Species compositions was similar between the sampled periods (Figure 4), but it did not show evidence drastic changes due to habitat reduction. The small difference in similarity mainly happened due to the occasional record of some species that were observed only in one field survey, such Water Opossum (Chironectes minimus), Southern Naked-tailed Armadillo (Cabassous unicinctus), Greater Naked-tailed Armadillo (Cabassous tatouay), Black-tufted-ear Marmoset (Callithrix penicillata) and other species that were recorded in some periods and not recorded in others - even if the environment in the non- recorded periods favored the presence of such species.

Great changes in the richness and composition of medium and large mammal species were not observed in the assessed fragment during the sampled periods. According to Metzger et al. (2009)METZGER, J.P., MARTENSEN, A.C., DIXO, M., BERNACCI, L.C., RIBEIRO, M.C., TEIXEIRA, A.M.G. & PARDINI, R. 2009. Time-lag in biological responses to landscape changes in a highly dynamic Atlantic forest region. Biol. Conserv. 142:1166-1177., some species can be sensitive to changes in part of the landscape rather than to changes in the internal conditions or in areas of the fragment they occupy. Moreover, species presenting more ability to use habitats inserted in a matrix and to displace between fragments, such as medium and large mammals, can move and occupy different environments in a matrix. Consequently, they can be less affected by habitat fragmentation processes (Umetsu et al. 2008UMETSU, F., METZGER, J.P. & PARDINI, R. 2008. Importance of estimating matrix quality for modeling species distribution in complex tropical landscapes: a test with Atlantic forest small mammals. Ecography 31:359-370.).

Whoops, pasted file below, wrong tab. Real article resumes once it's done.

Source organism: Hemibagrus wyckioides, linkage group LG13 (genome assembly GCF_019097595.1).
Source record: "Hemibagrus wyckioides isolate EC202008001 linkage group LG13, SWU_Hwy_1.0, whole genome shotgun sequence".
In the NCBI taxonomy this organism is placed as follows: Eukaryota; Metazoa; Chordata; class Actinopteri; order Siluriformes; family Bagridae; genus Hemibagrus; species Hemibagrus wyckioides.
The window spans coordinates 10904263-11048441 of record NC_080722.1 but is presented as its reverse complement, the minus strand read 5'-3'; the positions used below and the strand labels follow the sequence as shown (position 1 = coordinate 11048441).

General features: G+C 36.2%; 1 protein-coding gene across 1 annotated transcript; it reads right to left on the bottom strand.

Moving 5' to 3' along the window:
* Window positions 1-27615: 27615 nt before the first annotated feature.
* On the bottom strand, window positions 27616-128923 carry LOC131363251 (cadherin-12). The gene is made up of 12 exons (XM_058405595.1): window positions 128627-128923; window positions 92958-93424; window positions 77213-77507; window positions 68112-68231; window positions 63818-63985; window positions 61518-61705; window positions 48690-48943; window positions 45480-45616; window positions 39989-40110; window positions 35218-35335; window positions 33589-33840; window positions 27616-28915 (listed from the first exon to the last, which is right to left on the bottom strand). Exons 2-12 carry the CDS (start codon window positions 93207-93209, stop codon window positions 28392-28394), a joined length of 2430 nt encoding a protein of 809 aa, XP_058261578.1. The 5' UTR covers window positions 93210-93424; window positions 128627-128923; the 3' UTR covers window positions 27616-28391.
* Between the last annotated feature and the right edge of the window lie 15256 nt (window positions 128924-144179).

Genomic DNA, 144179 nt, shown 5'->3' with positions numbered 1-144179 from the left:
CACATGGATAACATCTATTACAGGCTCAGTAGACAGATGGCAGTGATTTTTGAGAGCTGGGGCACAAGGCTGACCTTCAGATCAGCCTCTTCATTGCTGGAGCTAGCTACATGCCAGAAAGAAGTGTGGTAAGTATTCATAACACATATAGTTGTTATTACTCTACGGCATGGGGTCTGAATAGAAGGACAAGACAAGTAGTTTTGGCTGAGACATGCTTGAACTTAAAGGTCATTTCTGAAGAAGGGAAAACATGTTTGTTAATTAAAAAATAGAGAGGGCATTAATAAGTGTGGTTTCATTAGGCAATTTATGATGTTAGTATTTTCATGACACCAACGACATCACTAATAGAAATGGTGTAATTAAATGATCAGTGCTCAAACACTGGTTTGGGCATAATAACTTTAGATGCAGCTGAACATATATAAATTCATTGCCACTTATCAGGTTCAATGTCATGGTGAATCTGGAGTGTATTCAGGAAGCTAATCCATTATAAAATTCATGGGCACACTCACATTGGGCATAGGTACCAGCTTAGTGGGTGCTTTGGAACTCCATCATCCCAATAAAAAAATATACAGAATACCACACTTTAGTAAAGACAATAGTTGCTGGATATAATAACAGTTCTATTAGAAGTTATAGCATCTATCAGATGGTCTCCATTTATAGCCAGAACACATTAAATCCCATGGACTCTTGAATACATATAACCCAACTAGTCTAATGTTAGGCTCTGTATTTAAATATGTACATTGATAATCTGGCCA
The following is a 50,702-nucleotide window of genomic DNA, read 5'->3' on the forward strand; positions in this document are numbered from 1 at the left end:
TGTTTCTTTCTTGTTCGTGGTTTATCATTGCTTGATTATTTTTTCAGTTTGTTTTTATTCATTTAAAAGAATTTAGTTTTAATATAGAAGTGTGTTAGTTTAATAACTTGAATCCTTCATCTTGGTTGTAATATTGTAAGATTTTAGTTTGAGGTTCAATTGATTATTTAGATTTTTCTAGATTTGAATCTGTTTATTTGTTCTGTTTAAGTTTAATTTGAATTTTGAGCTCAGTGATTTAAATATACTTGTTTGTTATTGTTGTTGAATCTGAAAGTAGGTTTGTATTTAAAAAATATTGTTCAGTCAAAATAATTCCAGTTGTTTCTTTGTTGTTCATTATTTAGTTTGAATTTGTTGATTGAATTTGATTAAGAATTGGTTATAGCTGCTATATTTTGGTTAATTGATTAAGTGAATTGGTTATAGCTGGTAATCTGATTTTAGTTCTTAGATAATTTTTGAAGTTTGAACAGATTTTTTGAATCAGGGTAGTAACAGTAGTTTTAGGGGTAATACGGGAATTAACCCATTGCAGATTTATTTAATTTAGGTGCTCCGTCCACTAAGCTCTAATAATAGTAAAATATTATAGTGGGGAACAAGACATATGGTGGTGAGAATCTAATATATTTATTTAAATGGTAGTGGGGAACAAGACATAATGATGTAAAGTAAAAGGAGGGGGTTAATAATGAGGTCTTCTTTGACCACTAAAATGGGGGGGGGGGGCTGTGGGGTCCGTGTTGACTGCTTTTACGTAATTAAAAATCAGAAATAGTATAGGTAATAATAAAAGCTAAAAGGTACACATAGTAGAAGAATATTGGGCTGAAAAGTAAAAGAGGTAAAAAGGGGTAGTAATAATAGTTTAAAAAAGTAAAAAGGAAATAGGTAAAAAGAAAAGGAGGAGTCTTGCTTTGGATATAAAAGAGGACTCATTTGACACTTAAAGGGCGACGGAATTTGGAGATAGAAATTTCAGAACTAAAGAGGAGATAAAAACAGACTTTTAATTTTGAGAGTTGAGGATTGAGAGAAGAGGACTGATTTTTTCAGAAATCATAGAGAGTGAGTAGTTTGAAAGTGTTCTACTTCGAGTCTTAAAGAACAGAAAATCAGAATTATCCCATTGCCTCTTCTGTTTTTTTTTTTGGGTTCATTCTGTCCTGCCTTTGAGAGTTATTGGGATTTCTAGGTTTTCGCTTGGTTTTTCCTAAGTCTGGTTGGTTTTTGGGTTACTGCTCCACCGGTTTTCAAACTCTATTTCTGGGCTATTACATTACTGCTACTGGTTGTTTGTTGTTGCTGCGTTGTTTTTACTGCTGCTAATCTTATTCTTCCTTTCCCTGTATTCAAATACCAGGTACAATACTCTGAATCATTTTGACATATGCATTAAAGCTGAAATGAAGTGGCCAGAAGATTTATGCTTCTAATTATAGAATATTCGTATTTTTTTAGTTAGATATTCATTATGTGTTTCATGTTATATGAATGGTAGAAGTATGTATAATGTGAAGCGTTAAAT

Semper-Pascual et al. (2018)SEMPER-PASCUAL, A., MACCHI, L., SABATINI, F.M., DECARRE, J., BAUMANN, M., BLENDINGER, R.G., GÓMEZ-VALENCIA, B., MASTRANGELO, M.E.E KUEMMERLE, T. 2018. Mapping extinction debt highlights conservation opportunities for birds and mammals in the South American Chaco. J. Appl. Ecol. 55:1-12. observed that relaxation time (the time needed for a certain community to reach balance after landscape change) for birds and mammals in the Chaco Seco Argentino was 10 to 25 years. We cannot highlight the possible mid and long-term effects on mammal species, since we did not find deforestation effects on the richness and composition of these species in the short-term (2~3 years). Therefore, the absence of changes in the community can derive from time-lag. These changes in composition of mammals species should occur in a time greater than the duration of this study.

Acknowledgments

We thank the individuals and institutions that have directly or indirectly contributed to the conduction of this study, mainly to State University of Goias (UEG) for granting the scholarships to ECR and MSA (PROBIP/PrP 009/2016), to Federal Goiano Institute for financial support and to Mr. Reinaldo for authorizing the data collection in his property.

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Publication Dates

  • Publication in this collection
    27 June 2019
  • Date of issue
    2019

History

  • Received
    03 Oct 2018
  • Reviewed
    16 May 2019
  • Accepted
    20 May 2019